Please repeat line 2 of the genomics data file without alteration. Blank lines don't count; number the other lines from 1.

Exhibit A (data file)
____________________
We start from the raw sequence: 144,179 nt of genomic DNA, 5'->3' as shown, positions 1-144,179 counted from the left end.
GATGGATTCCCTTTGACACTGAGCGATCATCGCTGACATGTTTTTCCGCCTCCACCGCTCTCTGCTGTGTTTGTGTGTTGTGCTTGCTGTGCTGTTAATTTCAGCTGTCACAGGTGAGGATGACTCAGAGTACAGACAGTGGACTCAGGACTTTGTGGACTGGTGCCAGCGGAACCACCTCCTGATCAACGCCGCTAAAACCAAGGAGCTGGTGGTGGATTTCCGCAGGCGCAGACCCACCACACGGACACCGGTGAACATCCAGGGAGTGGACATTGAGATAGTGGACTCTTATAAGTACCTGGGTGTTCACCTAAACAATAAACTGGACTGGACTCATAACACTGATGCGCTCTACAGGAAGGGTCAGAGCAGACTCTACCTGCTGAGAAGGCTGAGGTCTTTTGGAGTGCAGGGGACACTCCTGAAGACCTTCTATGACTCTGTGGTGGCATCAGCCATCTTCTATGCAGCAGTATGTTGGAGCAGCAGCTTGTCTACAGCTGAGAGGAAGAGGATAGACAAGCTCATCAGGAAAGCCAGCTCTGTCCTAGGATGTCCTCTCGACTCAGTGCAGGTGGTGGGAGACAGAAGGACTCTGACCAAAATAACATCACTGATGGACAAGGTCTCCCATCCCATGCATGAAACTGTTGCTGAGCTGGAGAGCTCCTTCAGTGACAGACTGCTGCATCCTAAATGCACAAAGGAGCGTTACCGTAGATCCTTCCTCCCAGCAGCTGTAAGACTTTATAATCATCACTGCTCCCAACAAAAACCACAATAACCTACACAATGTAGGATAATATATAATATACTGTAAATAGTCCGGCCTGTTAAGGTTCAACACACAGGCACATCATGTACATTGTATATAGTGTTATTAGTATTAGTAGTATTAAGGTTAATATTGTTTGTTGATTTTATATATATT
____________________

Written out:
GATGGATTCCCTTTGACACTGAGCGATCATCGCTGACATGTTTTTCCGCCTCCACCGCTCTCTGCTGTGTTTGTGTGTTGTGCTTGCTGTGCTGTTAATTTCAGCTGTCACAGGTGAGGATGACTCAGAGTACAGACAGTGGACTCAGGACTTTGTGGACTGGTGCCAGCGGAACCACCTCCTGATCAACGCCGCTAAAACCAAGGAGCTGGTGGTGGATTTCCGCAGGCGCAGACCCACCACACGGACACCGGTGAACATCCAGGGAGTGGACATTGAGATAGTGGACTCTTATAAGTACCTGGGTGTTCACCTAAACAATAAACTGGACTGGACTCATAACACTGATGCGCTCTACAGGAAGGGTCAGAGCAGACTCTACCTGCTGAGAAGGCTGAGGTCTTTTGGAGTGCAGGGGACACTCCTGAAGACCTTCTATGACTCTGTGGTGGCATCAGCCATCTTCTATGCAGCAGTATGTTGGAGCAGCAGCTTGTCTACAGCTGAGAGGAAGAGGATAGACAAGCTCATCAGGAAAGCCAGCTCTGTCCTAGGATGTCCTCTCGACTCAGTGCAGGTGGTGGGAGACAGAAGGACTCTGACCAAAATAACATCACTGATGGACAAGGTCTCCCATCCCATGCATGAAACTGTTGCTGAGCTGGAGAGCTCCTTCAGTGACAGACTGCTGCATCCTAAATGCACAAAGGAGCGTTACCGTAGATCCTTCCTCCCAGCAGCTGTAAGACTTTATAATCATCACTGCTCCCAACAAAAACCACAATAACCTACACAATGTAGGATAATATATAATATACTGTAAATAGTCCGGCCTGTTAAGGTTCAACACACAGGCACATCATGTACATTGTATATAGTGTTATTAGTATTAGTAGTATTAAGGTTAATATTGTTTGTTGATTTTATATATATT